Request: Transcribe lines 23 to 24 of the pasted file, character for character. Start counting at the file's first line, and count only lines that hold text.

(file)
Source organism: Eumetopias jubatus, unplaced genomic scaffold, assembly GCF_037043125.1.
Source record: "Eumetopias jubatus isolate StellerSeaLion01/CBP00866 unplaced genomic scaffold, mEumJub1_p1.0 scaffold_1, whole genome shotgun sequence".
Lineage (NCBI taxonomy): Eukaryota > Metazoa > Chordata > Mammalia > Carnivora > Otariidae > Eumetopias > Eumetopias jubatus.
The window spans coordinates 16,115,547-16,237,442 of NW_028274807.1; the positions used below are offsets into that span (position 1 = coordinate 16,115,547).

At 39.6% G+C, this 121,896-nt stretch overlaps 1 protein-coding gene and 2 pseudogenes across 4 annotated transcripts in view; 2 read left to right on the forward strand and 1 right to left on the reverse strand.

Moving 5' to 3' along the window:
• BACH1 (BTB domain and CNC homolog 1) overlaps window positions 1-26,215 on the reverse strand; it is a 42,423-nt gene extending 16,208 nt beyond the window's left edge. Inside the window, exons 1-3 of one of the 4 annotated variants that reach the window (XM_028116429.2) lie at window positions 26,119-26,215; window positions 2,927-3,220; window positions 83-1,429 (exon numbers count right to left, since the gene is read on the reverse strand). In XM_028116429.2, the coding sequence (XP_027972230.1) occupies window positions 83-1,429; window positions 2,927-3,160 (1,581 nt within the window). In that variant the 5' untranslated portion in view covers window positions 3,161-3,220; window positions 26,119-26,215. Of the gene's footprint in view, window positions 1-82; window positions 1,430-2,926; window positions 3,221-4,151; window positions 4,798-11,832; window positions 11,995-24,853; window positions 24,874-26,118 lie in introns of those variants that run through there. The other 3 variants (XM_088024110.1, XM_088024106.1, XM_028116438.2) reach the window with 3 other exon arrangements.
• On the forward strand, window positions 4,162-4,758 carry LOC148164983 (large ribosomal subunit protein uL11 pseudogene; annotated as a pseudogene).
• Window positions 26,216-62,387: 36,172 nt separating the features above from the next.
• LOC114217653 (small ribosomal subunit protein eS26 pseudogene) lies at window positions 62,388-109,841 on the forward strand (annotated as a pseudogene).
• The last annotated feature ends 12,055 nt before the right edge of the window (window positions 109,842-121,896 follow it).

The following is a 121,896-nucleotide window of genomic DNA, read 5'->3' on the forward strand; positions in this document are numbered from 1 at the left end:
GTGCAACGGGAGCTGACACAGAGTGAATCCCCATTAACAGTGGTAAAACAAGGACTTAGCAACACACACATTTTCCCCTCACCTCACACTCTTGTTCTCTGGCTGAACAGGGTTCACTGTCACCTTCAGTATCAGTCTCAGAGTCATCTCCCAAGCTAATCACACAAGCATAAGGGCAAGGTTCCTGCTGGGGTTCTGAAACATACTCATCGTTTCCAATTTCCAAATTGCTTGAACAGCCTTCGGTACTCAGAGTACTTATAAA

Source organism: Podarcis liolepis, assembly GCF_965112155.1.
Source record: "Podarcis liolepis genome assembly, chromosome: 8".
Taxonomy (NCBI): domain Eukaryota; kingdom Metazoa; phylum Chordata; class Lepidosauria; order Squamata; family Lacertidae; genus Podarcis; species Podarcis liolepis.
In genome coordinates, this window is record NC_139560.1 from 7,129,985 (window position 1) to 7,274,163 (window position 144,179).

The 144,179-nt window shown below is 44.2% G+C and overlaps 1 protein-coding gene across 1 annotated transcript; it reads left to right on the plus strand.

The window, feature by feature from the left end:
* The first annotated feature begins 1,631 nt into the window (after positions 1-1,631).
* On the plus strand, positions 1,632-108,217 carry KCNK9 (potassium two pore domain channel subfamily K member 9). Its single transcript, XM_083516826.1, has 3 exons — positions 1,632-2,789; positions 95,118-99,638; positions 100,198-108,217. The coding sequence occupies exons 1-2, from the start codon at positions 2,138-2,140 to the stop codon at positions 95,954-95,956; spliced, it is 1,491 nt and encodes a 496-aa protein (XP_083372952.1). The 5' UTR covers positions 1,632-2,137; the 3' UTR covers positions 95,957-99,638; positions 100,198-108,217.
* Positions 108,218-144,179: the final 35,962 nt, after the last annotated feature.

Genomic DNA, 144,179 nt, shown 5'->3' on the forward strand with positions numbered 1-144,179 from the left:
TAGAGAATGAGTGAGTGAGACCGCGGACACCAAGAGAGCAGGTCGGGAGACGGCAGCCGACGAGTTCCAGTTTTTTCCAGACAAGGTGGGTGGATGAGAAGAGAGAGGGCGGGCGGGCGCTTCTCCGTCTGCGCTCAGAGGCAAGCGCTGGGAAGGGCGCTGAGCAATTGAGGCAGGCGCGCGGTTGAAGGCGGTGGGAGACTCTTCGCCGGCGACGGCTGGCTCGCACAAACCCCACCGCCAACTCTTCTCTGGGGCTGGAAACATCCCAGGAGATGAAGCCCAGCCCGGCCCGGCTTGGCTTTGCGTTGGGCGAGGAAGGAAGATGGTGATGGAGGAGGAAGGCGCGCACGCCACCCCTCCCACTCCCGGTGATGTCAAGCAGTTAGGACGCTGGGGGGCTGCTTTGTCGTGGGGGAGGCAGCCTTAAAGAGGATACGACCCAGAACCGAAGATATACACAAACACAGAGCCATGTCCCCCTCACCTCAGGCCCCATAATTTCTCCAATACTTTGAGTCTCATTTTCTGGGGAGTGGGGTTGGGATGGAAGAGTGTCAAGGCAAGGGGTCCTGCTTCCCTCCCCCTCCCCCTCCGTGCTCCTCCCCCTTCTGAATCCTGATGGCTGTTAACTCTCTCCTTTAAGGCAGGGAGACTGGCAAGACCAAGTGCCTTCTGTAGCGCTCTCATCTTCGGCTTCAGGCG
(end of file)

Genomic DNA, 144,179 nt, shown 5'->3' on the forward strand with positions numbered 1-144,179 from the left:
TAGAGAATGAGTGAGTGAGACCGCGGACACCAAGAGAGCAGGTCGGGAGACGGCAGCCGACGAGTTCCAGTTTTTTCCAGACAAGGTGGGTGGATGAGAAGAGAGAGGGCGGGCGGGCGCTTCTCCGTCTGCGCTCAGAGGCAAGCGCTGGGAAGGGCGCTGAGCAATTGAGGCAGGCGCGCGGTTGAAGGCGGTGGGAGACTCTTCGCCGGCGACGGCTGGCTCGCACAAACCCCACCGCCAACTCTTCTCTGGGGCTGGAAACATCCCAGGAGATGAAGCCCAGCCCGGCCCGGCTTGGCTTTGCGTTGGGCGAGGAAGGAAGATGGTGATGGAGGAGGAAGGCGCGCACGCCACCCCTCCCACTCCCGGTGATGTCAAGCAGTTAGGACGCTGGGGGGCTGCTTTGTCGTGGGGGAGGCAGCCTTAAAGAGGATACGACCCAGAACCGAAGATATACACAAACACAGAGCCATGTCCCCCTCACCTCAGGCCCCATAATTTCTCCAATACTTTGAGTCTCATTTTCTGGGGAGTGGGGTTGGGATGGAAGAGTGTCAAGGCAAGGGGTCCTGCTTCCCTCCCCCTCCCCCTCCGTGCTCCTCCCCCTTCTGAATCCTGATGGCTGTTAACTCTCTCCTTTAAGGCAGGGAGACTGGCAAGACCAAGTGCCTTCTGTAGCGCTCTCATCTTCGGCTTCAGGCG